The Leavenworth and Pike’s Peak Express
Noted newspaperman Horace Greeley took the stagecoach to Denver and stopped at the temporary tent station on June 2, 1859. He wrote, “I would match this station and its surroundings against any other scene on our continent for desolation.”
After The Leavenworth and Pike’s Peak Express acquired the Hockaday mail contract to California, its stagecoaches were rerouted through the Platte Valley beginning in July 1859. The original stations in Western Kansas and along the Republican River in Nebraska, including station eighteen, were abandoned. Emigrants and settlers continued to use the old trail for a few more years.
Erected by Nebraska State
Topics and series. This historical marker is listed in this topic list: Roads & Vehicles. In addition, it is included in the Nebraska State Historical Society series list.
Location. 40° 8.88′ N, 101° 14.108′ W. Marker is in Stratton, Nebraska, in Hitchcock County. Marker is on Howard Street (U.S. 34) near Texas Avenue, on the left when traveling east. Touch for map. Marker is in this post office area: Stratton NE 69043, United States of America. Touch for directions.
Other nearby markers. At least 1 other marker is within 11 miles of this marker, measured as the crow flies. Old Texas Ogallala Trail (approx. 10.8 miles away).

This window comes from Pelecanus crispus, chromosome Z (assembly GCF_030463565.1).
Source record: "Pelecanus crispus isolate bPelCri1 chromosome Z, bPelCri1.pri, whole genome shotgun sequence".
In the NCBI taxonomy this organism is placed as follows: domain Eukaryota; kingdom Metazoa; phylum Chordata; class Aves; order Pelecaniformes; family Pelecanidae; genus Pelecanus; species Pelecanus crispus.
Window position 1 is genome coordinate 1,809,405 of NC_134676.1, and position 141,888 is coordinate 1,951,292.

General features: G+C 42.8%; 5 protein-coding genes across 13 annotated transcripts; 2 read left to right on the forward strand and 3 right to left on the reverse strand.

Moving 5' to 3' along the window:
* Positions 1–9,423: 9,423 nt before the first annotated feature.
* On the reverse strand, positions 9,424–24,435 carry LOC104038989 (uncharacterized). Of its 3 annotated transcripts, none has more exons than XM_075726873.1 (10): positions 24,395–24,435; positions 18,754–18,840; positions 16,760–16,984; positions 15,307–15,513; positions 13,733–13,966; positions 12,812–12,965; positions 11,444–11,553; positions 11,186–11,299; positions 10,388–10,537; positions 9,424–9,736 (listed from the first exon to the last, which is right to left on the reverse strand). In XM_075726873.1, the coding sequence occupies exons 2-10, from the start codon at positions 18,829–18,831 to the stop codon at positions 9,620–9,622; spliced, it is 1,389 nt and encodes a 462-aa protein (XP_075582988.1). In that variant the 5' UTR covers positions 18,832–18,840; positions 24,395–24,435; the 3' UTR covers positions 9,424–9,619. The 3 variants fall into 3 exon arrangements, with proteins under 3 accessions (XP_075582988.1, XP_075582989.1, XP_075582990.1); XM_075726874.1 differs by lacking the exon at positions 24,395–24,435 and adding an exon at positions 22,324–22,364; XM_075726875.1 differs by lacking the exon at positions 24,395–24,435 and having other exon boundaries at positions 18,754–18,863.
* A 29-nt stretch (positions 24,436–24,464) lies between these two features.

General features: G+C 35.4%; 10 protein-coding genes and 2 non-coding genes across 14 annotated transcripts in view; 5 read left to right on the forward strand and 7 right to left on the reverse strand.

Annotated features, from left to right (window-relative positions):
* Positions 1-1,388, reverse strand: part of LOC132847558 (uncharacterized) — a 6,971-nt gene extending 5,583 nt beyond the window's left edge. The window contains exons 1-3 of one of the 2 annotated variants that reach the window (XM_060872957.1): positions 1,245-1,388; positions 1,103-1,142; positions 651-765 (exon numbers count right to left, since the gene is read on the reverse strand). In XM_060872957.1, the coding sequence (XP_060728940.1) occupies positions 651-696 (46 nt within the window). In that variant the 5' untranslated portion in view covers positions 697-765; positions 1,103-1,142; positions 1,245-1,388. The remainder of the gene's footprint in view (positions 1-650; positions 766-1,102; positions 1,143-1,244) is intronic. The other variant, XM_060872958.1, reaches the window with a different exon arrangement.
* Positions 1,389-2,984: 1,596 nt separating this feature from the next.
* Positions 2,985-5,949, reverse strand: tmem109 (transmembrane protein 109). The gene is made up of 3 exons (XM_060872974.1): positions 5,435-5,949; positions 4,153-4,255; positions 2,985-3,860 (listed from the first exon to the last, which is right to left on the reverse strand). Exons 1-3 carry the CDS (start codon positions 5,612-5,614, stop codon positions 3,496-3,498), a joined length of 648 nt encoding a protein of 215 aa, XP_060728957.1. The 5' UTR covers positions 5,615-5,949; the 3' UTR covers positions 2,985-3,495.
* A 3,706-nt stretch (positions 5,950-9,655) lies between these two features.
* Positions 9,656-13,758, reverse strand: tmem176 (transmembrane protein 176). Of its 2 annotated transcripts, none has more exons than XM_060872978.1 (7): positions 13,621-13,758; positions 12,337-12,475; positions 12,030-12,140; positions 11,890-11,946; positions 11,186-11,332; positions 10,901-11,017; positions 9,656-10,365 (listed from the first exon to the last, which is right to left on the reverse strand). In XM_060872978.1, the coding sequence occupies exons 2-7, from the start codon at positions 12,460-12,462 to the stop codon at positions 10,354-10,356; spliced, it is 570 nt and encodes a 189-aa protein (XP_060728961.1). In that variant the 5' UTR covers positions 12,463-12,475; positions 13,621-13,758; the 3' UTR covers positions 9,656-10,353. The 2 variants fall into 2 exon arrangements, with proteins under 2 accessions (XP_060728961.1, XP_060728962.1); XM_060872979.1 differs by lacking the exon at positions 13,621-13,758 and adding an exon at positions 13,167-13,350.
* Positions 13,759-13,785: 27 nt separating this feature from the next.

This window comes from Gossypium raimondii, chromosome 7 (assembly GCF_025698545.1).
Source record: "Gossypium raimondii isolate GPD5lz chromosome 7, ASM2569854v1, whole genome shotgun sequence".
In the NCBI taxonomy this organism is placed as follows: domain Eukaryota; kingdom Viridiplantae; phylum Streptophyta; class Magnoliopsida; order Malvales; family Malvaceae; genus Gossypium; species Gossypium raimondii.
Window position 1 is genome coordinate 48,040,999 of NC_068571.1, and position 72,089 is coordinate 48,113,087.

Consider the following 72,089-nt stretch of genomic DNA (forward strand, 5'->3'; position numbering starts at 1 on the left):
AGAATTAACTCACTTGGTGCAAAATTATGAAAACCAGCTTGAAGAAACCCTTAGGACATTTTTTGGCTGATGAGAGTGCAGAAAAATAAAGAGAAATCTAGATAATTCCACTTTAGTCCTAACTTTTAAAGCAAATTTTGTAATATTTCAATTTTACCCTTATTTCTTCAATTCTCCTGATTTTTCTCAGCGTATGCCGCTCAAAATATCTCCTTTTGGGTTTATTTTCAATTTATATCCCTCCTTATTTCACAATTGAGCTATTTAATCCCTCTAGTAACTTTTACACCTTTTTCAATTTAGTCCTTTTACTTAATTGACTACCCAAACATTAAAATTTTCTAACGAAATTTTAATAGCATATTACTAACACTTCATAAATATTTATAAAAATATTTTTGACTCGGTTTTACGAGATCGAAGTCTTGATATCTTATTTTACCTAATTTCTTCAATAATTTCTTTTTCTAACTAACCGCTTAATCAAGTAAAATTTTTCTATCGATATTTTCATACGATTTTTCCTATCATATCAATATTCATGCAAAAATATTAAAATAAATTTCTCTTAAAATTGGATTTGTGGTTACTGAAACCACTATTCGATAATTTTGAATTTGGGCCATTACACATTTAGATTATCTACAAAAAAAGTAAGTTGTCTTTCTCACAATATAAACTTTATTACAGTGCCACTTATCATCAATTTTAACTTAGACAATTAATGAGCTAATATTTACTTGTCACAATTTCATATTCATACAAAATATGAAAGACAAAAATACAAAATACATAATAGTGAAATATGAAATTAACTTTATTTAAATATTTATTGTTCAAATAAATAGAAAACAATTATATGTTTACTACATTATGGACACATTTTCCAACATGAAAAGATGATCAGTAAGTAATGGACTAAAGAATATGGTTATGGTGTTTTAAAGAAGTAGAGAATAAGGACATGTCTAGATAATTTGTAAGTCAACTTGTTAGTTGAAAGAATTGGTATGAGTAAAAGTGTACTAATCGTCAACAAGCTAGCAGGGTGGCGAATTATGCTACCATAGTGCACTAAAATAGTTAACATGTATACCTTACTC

More about this marker. This marker is located in the Stratton town park.
Also see . . . The Overland Stage to California - Frank Root & William Connelley. In the latter part of 1858 there was a stage line in operation known as the "Central Overland California." Its initial point was St. Joseph, on the Missouri river. About the same time another line was organized, and in May, 1859, ran between Leavenworth and Denver, under the name of the Leavenworth & Pike's Peak Express. The proprietors were Jones &Russell. The backers and chief owners of these two lines were the well-known Government freight contractors, Russell, Majors & Waddell. Soon afterward the two lines were consolidated, under (Submitted on December 3, 2014, by Barry Swackhamer of Brentwood, California.)
Credits. This page was last revised on June 16, 2016. It was originally submitted on December 3, 2014, by Barry Swackhamer of Brentwood, California. This page has been viewed 308 times since then and 8 times this year. Photos: 1, 2, 3. submitted on December 3, 2014, by Barry Swackhamer of Brentwood, California. • Bill Pfingsten was the editor who published this page.